Wednesday’s ride took me down the hill really early so I could hop the 7am bus out to campus. It was my turn to send Greetings From the Faculty at new student orientation, and when you don’t have a car, that means you’ve got to leave your house at 6:45 am to get there on time. That early it’s still a little bit cool out, and it was a pleasant roll down Guilford with the early bird cars and buses, until I got downtown. There’s just no way around the unpleasantness that is gridlock in a downtown core, but until we agree to move work all over so we don’t all have to pass through here to get where we’re going, we’re stuck with it.
Tuesday’s ride took me down the hill and to the left for another visit to the cryotherapy chamber. It was already hot as balls, as they say, and by the time I got to the place I was totally ready to get frozen. After I left I tooled over to Potomac Street to check out the status of the new protected bike lane the city’s putting in there–or was putting in there before neighbors complained so loudly it was cancelled, and then put in again after cyclists sued the city for cancelling it. The final design is, I think, still up for negotiation, but last I heard the protected two way cycletrack is staying, and parking is changing to make room for fire trucks, the main concern of those angry neighbors.
Monday was such a lovely day. I woke up early, banged out some work, and then hopped on my bicycle to head east on 33rd Street for my every-six-months dentist appointment. I’ve had dental insurance for six years now, and everything is different. My appointments are quick and easy, nothing like those long scraping sessions I faced when I went seven years without a cleaning. I now go religiously, making that next appointment as I leave, and going to the dentist is just a part of my life rather than this big scary thing that is going to pick all my pockets. That teeth (and eyes) aren’t included in health care is just baffling to me. Toss in the measly coverage most folks get for mental health and it seems we might just not care about heads.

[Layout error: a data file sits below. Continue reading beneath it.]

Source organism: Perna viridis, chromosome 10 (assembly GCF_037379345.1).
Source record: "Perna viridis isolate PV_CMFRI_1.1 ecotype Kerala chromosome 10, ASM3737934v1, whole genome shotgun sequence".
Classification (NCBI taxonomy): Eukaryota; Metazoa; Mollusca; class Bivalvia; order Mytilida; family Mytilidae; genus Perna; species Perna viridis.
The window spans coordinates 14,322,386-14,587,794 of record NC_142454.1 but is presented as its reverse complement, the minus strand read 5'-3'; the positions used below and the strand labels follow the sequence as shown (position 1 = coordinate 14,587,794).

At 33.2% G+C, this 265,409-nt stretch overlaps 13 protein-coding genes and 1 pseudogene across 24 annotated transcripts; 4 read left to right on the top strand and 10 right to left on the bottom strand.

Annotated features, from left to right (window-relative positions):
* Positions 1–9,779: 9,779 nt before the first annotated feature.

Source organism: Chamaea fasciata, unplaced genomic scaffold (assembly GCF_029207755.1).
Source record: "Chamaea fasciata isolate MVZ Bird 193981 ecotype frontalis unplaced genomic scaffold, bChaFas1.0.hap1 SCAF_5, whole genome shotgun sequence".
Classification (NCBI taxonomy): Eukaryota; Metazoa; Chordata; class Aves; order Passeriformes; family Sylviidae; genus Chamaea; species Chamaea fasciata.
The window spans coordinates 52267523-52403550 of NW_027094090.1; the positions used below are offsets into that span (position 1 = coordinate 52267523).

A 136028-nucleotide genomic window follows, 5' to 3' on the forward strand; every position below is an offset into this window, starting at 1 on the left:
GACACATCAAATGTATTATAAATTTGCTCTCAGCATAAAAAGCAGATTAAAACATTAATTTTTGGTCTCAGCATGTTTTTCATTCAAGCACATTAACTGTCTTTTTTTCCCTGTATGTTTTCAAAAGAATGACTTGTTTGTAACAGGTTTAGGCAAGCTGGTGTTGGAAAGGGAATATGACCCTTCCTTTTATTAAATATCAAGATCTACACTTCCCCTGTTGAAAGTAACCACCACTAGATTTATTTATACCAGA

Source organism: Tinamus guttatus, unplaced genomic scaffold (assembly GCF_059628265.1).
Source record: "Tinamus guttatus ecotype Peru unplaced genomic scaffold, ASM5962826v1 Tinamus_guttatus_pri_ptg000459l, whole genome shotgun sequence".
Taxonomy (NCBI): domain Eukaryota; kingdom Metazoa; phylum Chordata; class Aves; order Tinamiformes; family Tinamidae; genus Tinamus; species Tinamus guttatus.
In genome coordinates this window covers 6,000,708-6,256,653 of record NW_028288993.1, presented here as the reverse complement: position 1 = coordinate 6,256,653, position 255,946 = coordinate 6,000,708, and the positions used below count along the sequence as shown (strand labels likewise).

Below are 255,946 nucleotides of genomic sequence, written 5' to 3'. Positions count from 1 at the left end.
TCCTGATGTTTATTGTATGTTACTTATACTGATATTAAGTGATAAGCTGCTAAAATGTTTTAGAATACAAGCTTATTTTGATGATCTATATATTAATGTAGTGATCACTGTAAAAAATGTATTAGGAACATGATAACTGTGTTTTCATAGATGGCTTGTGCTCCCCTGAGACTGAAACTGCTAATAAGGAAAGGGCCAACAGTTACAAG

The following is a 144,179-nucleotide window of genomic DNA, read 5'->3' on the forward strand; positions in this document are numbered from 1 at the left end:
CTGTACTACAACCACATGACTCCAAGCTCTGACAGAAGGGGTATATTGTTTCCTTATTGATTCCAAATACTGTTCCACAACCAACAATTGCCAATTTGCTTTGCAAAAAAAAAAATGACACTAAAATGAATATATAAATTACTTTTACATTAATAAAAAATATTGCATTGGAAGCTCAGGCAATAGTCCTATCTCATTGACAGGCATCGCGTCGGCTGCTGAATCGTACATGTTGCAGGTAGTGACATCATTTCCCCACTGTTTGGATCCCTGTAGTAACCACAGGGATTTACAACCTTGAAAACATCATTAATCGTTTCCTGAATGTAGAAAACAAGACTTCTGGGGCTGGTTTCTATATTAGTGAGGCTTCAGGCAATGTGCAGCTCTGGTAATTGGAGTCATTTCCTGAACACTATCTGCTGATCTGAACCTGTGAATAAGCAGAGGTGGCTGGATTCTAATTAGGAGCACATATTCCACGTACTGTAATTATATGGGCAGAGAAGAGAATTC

Thursday promised rain all day, but I had a Very Important Cryotherapy Appointment over in Canton at noon, and nope, not interested in the bus. If everything went exactly precisely as scheduled–something that has NEVER happened to me on the bus–it would take 52 minutes to get from my house there. I can do it in 30 on a bike and end up exactly where I need to be on my schedule. I’m so, so grateful I can ride a bike.
Today’s bike ride took me on my usual route down the hill and to the right to the bike racks next to the ER at University of Maryland Medical Center. I’ve done this ride at least a hundred times, likely more, but today felt a little different. Yesterday I learned that another cyclist was hit and killed by another car. I saw the post on one of my bicycle groups on Facebook, and commented on the link right away. How tragic, I said, because it’s always tragic. I know what it feels like to get the news that a car has taken someone you love. I know that when someone dies, they are gone forever, and you are forever different. I know this, and I also know how resilient we are in the face of grief, as long as we let ourselves feel it all–or as much of it as we can bear–and as long as we stay open to it, and talk about it. I know that a year and a half after my dad was killed by a car, I am ok. I feel joy again, not as often or easily as before, but it’s already back. And it hasn’t even been two years yet. But I’m different now, and it isn’t a difference I’d wish for anyone. It hurts, badly. So when I saw the news, I knew another group of people would now have to tread this far too well trod road, and I hate that.
Monday was my last day of my first summer school class. This one was an experiment, taught in Baltimore about Baltimore, and I only had a handful of students. Getting UMBC students to travel all the way to Baltimore is going to be a trick, but I’m dedicated to figuring out how to pull it off. This first time around might have been a small group, but it was so much fun that I was reluctant to cancel our last in-person meeting of the minimester, even though campus was officially closed. I’m not one to work on holidays or weekends–too many people have worked too hard and sacrificed too much for me to work on those days–but there I was, holding class, because I wanted to.
The heat’s turned back on in Baltimore, which made me all the happier to end my bike ride in Canton for another session in the cryotherapy chamber. The ride down was easy breezy now that I knew where I was going and didn’t have to check my phone for directions. I headed down Guilford, veered left for the protected cycletrack along Fallsway, walked my bike as instructed to the sidewalk just past Fayette before pedaling south and east and south and east until making a couple of wrong turns and ending up at my new favorite summer spot for freezing myself. I was all flush with that feeling of gratitude that I can ride a bicycle–it really is the very best.